Jack Pearadin and Doug Nelsen found a 1.73-carat diamond after nearly a year of searching the park's field.
It was a tough decision, but if you've followed the popular culture over the last dozen years or so, you're well aware that more cowbell is the consensus modern-day answer to all the great moral and philosophical questions.
The sages of yesteryear asked, “What is happiness?” and “What is required to give us a sense of well-being, or having lived a satisfactory life?” They proposed many different long-winded answers of varying complexity, and here in the 21st Century we have condensed and simplified all that, trimmed it and boiled it down to the vital essence, from the very heart of which emerges … “more cowbell.”
It A.'s all the Q.'s, from “What is truth?” to “What should we spend this money on?”
You either understand more cowbell or you don't. If you're older, you probably don't, but it's in the lingo of all the youngsters, and you need only ask one of them.
Plato wouldn't “get” it. The Venerable Bede wouldn't. John McCain would have to have it explained to him, and he still wouldn't “get” it. But whoever pickled and 'matered your last Whopper would, and it is to him or her, or to both of them, that the future belongs, after all.
The profundity of the implications here just knocks me out. For instance, think of what just the tiniest additional bit of cowbell would've done for Hitler, and thereby for humanity.
Think what it would've done for Phyllis Schlafly. For country music comedy star String Bean.
Among the other stimulus options, we thought of buying a whole tank of gas — at one time! in just one visit to the pump! — but we didn't want to be considered ostentatious. You ever get a reputation for ostentatiousness that obscene you're just screwed from then on. It's like Exxon and its quarterly profit reports, having to set a new gouging record every time.
Conventional-minded as always, our first thought, as almost everybody else's, was to buy a bass boat, or anyhow to make the first payment on one, and live it up on Greers Ferry or Ouachita or on the old Waddell stockpond over here east of town until they came to get the bastard after we missed the second payment and the third.
But then we realized that getting a bass boat would mean Huckabee would be on the front doorstep the next morning with his gimme hand out, wanting us to gift it on him, acting like we owed it to him somehow, as anything that anybody has that he wants is owed to him, on account of his agreeing to go on being the one who'll take anything of value off of anybody's hands anywhere at any time.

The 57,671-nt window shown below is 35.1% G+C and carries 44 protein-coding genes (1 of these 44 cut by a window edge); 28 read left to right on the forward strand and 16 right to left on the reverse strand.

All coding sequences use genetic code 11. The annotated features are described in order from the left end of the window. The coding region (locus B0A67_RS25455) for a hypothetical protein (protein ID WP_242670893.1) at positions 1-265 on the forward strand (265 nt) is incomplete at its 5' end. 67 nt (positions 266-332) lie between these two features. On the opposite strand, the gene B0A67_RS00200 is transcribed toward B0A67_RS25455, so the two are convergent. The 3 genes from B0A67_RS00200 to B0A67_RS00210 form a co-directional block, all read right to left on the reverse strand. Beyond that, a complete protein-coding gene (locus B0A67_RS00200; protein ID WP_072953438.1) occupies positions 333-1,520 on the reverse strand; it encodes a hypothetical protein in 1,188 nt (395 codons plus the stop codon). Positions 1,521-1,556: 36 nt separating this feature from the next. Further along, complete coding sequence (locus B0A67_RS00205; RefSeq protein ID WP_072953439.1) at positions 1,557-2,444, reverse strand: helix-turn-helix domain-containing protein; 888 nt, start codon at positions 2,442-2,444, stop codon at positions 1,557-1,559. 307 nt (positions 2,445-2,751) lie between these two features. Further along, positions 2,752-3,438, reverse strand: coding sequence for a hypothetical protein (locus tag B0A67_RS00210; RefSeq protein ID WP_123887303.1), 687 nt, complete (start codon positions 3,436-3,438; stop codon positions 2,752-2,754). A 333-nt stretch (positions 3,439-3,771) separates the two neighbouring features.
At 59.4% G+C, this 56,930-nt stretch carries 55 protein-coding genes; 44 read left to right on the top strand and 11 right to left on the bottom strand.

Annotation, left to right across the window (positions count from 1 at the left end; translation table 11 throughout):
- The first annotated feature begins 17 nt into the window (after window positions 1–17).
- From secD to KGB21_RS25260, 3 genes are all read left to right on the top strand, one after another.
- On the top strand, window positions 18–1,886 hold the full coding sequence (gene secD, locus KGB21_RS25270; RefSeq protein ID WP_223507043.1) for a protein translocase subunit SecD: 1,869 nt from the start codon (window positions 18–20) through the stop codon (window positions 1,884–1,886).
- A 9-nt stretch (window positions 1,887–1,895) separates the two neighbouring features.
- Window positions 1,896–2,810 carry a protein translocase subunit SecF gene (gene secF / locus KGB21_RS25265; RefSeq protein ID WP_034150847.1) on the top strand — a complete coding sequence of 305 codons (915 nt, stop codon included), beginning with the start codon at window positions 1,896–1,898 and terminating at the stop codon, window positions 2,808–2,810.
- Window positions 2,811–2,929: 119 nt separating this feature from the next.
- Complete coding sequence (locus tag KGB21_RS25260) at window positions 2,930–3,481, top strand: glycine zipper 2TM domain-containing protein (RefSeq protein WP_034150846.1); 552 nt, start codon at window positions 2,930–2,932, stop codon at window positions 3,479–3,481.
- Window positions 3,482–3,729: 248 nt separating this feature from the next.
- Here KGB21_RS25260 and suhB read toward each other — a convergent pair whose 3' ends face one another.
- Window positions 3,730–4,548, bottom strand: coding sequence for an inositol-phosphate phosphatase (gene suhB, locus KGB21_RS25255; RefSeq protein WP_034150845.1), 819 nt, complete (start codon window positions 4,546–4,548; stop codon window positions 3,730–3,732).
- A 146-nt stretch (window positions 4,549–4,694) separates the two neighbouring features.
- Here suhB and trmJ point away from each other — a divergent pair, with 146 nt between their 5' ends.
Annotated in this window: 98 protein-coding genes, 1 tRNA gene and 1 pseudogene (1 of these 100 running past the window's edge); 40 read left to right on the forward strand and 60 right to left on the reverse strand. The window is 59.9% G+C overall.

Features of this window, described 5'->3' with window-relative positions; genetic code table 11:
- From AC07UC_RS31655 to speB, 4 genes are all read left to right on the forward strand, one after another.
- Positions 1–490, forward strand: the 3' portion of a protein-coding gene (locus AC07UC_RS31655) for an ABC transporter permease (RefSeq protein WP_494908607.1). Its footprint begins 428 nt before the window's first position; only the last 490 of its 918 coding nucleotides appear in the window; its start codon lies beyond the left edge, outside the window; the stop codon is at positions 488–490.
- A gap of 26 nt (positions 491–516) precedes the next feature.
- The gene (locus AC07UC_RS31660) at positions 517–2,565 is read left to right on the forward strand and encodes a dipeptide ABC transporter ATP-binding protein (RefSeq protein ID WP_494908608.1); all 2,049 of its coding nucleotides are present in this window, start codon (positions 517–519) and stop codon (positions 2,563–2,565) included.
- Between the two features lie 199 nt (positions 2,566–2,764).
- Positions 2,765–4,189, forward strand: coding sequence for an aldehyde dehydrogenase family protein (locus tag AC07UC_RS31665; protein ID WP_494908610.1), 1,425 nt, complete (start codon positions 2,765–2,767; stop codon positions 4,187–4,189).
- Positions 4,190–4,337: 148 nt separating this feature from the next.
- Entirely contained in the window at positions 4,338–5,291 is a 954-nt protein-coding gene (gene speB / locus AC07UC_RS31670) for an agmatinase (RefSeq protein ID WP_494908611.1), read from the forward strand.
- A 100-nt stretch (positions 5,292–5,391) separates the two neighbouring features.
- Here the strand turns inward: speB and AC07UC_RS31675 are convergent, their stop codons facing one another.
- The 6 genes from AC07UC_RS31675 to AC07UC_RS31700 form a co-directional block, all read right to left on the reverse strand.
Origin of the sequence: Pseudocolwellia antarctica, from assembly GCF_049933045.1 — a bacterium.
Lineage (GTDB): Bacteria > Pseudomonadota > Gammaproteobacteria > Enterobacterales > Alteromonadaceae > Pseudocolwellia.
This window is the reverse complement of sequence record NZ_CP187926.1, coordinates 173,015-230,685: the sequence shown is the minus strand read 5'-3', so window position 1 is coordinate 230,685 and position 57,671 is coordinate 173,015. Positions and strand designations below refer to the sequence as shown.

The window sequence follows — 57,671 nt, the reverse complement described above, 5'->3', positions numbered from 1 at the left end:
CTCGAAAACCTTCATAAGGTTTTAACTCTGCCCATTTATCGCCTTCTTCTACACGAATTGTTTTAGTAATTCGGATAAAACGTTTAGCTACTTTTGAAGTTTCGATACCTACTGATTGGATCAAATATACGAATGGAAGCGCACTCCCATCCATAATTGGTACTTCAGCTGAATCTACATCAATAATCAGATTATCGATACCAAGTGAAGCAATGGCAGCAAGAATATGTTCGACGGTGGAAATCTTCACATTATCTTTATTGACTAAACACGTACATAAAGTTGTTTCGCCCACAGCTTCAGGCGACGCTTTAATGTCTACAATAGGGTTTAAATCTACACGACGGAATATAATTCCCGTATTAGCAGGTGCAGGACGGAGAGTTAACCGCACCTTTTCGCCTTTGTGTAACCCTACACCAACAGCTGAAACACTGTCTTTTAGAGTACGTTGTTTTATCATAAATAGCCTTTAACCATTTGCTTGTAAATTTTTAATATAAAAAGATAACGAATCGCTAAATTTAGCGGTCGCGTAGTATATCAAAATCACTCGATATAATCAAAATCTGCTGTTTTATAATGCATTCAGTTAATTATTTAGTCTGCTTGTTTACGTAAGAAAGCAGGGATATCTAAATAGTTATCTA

You get a reputation for grasping, and it follows you as surely as the one for gouging. I bet he's picked up 500 bass boats that way, not even counting those predating the current election campaign.
I thought for a time that I might could finally buy me that shoat I've hankered for, and let it free-range around the neighborhood with the stray cats and coyotes, the way Alta Faubus's leghorns used to forage out to the limits of hollering at the Manse, but that bucolic notion died under kibosh from Better Half, citing property-value concerns or something of the sort.
Probably just as well inasmuch as a footloose pig hereabout would almost certainly be given to wandering over by the old Preacher Bob place, now owned by Mr. Westmoreland, our insurance agent, who has taken to whanging at the not uncommon bothersome trespasser feral swine out there with a shoulder-held grenade launcher, or so I've heard, and I wouldn't want that to happen to a pig of mine, even though I'm not particularly sentimental about pigs and am not at all anthropomorphic, at least not to any foolish extent.
The pig idea was remnant pathos from some recent rueful melancholy introspection on my part in recent days that focused on Billy Attwood's show chickens. According to an article in our local paper, Billy won just about all the major show-chicken awards at the state fair last fall. It was a virtual categorical sweep for him, and I know Billy was proud, and I was proud for him, and am glad of this opportunity to send along congratulations.
He and I used to be compadre domino-parlor layabouts — the kind that Professor Harold Hill warned of — but the difference was, Billy serendipitously found something life-redeeming in those elegant birds, made something of himself with them, a grand prize winner, while enshadowed, dwarfed, I stayed on as graying resident moon wizard and wonderer of where all the time had gone.
Show chickens never melted my butter, to be honest, and I'm not sure how I got from coop over into sty unless it was some unbidden midnight ratiocination concerning the potential for self-esteem-building that might exist in the prospect of curing my own hams. But that is neither here nor there, I suppose, insofar as our original topic, which, as I recall, was the stimulus-package dole.
One other thought we had was to just give the money directly to one of these political candidates. We had a good laff over that one before routing it over to the When Hell Freezes Over file.
Bob Lancaster, one of the Arkansas Times longest and most valued contributors, retired from writing his column last week. We’ll miss his his contributions mightily. Look out, in the weeks to come, for a look back at some of his greatest hits. In the meantime, here's a good place to start.
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